If you have discontinued a product on your e-commerce site and it's no longer available, and you've taken it off your site, it will generally become a 404 page. If this page doesn't have any equity, its being a 404 is not a problem. You can have a million 404 pages if, for example, you’ve changed your entire product line and there wasn't an equity for it. However, before 404-ing a page, it's always worth checking if it makes sense to redirect it to the next available page or to the page with best product.
3) SEO quick wins
Structured data markup
Obviously for an e-commerce site you need to have structured data on your product page. You could be using local business markup. Look at every single section on your site and see how you can use structured data to enhance information provided to search engines.
Having a blog on your main domain (not a separate one) is ideal for any e-commerce site . That way, you can provide additional useful information for your customers. You can target longer-tailed queried moments of intent for your customers: “I want to buy…”, “Where do I buy…”, “How do I buy…”. And of course, you can provide in-depth information about a product using video, images, etc., and target your answer queries.
Google My Business
If you have a physical address, incorporating Google My Business into your site is certainly worth your while. You can also tie it in with your AdWords account by adding in your local extensions.
Seasonal Landing Pages
A lot of e-commerce sites have landing pages dedicated to seasonal events and holidays – Christmas, Mother's Day, Father's Day, etc. When a particular season is over, website owners tend to 404 that corresponding page until the next season; however, by doing so, they're losing a lot of equity over the years.
Tim’s advice: you could take the seasonal page out of the actual navigation itself, but don't take it down. Simply re-design the page to show what you’re planning to do next year. Tell the user “these products are going to be launched next Christmas or Mother's Day,” and “this is when they will be available.”
If a business doesn’t have a physical address, is it possible to create a Google My Business page?
Tim: Google tells us almost 62 percent of users are looking for some form of physical location within an actual e-commerce site. But if your business is only online, you may not be able to use a Google business page. If you have Click and Collect areas, you can create location data points for them. Also, you can create landing pages for your distributors or wholesalers, for example: “this store in Sydney is stocking that product,” “this store in Melbourne at this address is stocking our product”, etc. Although you can't have a business page for that, you're still building up physical data points for search engines to understand.
What is considered a good score for page speed? Same with image titles and alt texts if, for example, an audit shows hundreds or thousands of issues? How important are both of these things?
Tim: It all depends on what your actual site is capable of. And I can't say whether you want to be aiming for 70 out of 100, or 80 out of 100, or 100 out of 100. It all depends on if you have control over your actual platform. When you’re bound by the constraints of your platform you’re using, then 80 out of 100 might be the best you can get.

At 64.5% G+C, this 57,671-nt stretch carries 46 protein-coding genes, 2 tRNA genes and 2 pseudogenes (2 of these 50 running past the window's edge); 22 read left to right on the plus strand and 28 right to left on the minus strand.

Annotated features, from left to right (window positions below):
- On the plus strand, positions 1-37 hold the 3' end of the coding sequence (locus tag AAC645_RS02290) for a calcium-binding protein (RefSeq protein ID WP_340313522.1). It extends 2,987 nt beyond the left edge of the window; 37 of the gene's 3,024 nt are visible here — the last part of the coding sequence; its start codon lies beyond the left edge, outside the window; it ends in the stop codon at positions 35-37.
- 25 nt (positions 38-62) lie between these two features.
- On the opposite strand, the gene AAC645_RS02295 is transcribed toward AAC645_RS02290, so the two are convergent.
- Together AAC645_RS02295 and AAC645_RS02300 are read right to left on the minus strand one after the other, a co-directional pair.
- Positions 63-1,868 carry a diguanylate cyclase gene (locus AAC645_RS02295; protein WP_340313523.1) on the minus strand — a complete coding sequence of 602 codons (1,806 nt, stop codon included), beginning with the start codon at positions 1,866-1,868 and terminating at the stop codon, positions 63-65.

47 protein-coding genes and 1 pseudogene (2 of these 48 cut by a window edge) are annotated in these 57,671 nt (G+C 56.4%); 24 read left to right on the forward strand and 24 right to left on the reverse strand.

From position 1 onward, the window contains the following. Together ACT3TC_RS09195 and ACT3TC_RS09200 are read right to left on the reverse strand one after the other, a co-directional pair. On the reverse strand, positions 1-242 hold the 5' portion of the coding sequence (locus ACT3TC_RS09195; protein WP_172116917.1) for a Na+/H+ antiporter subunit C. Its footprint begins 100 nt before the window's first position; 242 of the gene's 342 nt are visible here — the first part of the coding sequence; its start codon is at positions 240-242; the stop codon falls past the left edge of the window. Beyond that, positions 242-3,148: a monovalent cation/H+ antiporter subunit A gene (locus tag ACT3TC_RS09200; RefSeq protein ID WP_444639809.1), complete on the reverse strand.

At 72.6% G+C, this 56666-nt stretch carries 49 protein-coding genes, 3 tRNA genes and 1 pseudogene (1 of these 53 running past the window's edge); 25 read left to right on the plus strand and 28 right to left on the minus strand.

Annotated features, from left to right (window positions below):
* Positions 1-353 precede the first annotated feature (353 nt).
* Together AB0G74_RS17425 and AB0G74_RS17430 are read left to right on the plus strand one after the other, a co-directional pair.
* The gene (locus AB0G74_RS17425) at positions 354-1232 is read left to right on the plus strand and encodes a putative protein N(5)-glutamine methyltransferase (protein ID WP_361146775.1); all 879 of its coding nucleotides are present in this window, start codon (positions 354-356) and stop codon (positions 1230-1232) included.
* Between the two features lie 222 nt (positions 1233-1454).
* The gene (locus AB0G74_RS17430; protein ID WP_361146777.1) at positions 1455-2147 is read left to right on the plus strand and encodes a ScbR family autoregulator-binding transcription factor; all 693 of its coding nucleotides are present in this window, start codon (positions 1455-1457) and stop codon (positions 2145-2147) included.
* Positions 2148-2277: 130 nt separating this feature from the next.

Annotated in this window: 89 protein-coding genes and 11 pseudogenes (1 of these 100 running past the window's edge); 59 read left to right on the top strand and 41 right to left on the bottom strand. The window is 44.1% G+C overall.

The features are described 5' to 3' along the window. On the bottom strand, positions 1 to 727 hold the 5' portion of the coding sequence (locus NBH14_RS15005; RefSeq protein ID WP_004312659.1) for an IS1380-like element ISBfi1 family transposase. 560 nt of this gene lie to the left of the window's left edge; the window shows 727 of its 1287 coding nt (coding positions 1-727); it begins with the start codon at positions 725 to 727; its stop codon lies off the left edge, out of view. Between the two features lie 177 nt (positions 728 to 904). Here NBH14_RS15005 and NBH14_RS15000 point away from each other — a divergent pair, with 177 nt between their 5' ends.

Regarding images titles and alt text. Same again - if SEMrush shows you've got 50,000 images without alt attributes, but you can't actually add them to your CMS, then you need to make sure that your titles are descriptive.
If you're targeting a worldwide audience, ideally, you should have a localized TLD, but localizing that much content seems like a lot of work. Is it better to have one .com domain with really good content - a blog, etc, or various TLDs with average content?
Tim: If you're talking worldwide, we're already talking different languages. You certainly want to be using hreflang when you start translating your website into Japanese, Russian, Chinese, Czech and so on. You don't need to have different domains, but you could obviously use hreflang within country specific sub-domains as such. But certainly if you're going to stick to one TLD, you still need to provide information in that country's language, whether that’s on a sub-domain or an extension of the domain but in \jp and \ch and you need to obviously handle those properly with hreflang.
1. Optimize your search snippet like an ad.
PPC guys spend their time focusing on crafting the best message to get customers’ attention. So here is a couple of advice how to optimize your search snippet like an ad.
- Be specific: include dollar signs, include numbers, volumes, values.
- Don't forget your keyword, obviously.
- Include a call to action.
- Display your URL as a part of your copy.
- Ad formatting is important. There are many, many different ways you can tweak your meta description and your titles to be a bit more appealing.
- Humans process visuals 60,000 times faster than text, so incliuding pictures on your snippets is truly valuable.
- Don't talk about features, talk about the benefits for your users.
- Stand out from your competition. If every single one of your competitors is saying the same the same thing about their product, maybe try something different.
2. Keep your landing page simple.
It's one page, one purpose, one cluster of words, and one best answer. If you have different sets of pages ranking for the same term, review them all to avoid any cannibalization amongst different pages trying to rank for the same term.